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Supporters: Purple Line would be an economic boon to Maryland

By Bill Turque
On May 4, 2015

The report says a purple line would generate jobs and boost property values. Governor Larry Hogan is expected to make a decision on proposals for a purple line that will run through Montgomery and Prince George’s County.
Credit: mctpurpleline.com

According to a new study commissioned by Montgomery and Prince George’s counties, the Purple Line light-rail project would provide benefits other than transportation. It would generate more than 40,000 permanent and temporary jobs, add tens of millions of dollars to the region’s tax rolls and boost property values by the billions.

The 81-page report from Frederick-based Transportation Economics & Management Systems (TEMS) is based on an analysis of job markets, transportation patterns, land prices and demographics along the planned 16-mile line that would connect Bethesda and New Carrollton.

The Purple Line would create “opportunities to fundamentally change the character of business in the area while expanding the level of social, personal and tourist interaction,” concludes the study.

The study is the latest in a series of appeals from local political, corporate and civic leaders hoping to play to the governor’s pro-business sensibilities by touting the economic benefits of the project.

Gov. Larry Hogan’s (R) decision on the fate of the long-planned and debated transit venture is expected by mid-May. Hogan has balked at the project’s $2.45 billion price tag and $55 million in expected annual operating costs. Officials say he will review cost-cutting proposals from bidders and a state analysis.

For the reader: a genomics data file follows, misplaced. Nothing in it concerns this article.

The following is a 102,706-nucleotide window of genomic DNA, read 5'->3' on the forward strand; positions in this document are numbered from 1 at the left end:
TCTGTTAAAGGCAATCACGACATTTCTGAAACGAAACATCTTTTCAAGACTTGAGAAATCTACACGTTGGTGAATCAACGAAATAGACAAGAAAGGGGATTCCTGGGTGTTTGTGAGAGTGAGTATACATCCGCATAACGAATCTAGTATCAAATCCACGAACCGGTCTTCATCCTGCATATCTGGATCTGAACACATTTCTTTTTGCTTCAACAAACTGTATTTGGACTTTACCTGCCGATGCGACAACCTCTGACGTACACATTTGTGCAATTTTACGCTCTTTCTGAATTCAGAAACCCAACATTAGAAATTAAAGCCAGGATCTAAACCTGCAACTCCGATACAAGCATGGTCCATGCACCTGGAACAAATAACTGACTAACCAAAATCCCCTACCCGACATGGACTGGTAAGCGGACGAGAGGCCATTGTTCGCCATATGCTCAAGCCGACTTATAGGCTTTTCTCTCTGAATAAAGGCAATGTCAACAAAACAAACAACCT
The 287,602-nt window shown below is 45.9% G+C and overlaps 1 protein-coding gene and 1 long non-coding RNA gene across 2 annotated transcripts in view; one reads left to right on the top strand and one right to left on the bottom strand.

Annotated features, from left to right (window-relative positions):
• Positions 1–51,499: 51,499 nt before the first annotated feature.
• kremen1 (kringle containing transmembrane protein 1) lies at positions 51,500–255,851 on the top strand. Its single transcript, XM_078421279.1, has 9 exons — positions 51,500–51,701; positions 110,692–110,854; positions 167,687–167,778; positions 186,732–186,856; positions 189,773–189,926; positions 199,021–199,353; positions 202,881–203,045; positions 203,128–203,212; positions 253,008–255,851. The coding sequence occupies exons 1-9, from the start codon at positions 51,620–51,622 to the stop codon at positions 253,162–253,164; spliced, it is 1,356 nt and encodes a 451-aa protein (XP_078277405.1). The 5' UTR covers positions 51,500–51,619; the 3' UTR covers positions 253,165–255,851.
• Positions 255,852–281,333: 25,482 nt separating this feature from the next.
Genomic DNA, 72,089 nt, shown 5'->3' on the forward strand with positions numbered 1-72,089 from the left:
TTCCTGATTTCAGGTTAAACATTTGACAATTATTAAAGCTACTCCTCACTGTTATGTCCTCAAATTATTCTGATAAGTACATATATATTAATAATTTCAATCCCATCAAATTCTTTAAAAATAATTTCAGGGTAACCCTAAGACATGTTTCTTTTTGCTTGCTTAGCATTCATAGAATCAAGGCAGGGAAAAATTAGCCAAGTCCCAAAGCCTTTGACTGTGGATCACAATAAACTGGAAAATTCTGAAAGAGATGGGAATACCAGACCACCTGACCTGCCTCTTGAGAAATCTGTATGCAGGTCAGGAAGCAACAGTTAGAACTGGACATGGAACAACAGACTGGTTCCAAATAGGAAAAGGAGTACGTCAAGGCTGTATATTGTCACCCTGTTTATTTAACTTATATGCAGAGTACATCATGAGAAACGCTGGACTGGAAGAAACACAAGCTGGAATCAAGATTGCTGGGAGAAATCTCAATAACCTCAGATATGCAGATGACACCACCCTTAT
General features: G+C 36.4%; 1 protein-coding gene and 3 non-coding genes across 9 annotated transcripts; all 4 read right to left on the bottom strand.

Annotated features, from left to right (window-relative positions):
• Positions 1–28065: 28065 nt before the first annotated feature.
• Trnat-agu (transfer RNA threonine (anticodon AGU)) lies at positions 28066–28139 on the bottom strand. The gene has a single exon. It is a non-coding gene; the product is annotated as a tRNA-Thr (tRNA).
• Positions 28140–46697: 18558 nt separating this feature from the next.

Former Lockheed Martin chief executive Norman Augustine, who chairs the Maryland Economic Development and Business Climate Commission, wrote to Hogan in March, urging him to support the plan.

Economic Partners of the Purple Line, an ad hoc developer group organized by the Chevy Chase Land Company – which has holdings along one of the line’s proposed stations – has also made its case to the governor, as have opponents from community organizations on the route who are concerned about the environmental impact.

The TEMS report estimates that the project will create 4,000 full-time construction jobs annually over the estimated five-year building schedule. After construction, improved access to communities along the route could generate 27,000 new jobs a year along with $635 million annually in increased tax payments to Montgomery and Prince George’s counties and the District.

Over the anticipated 30-year life of the project, residential property values in areas near the line could grow by $11 billion, the study predicts.

Bill Turque, has spent more than 30 years as a reporter and editor for The Washington Post, Newsweek, the Dallas Times Herald and The Kansas City Star.

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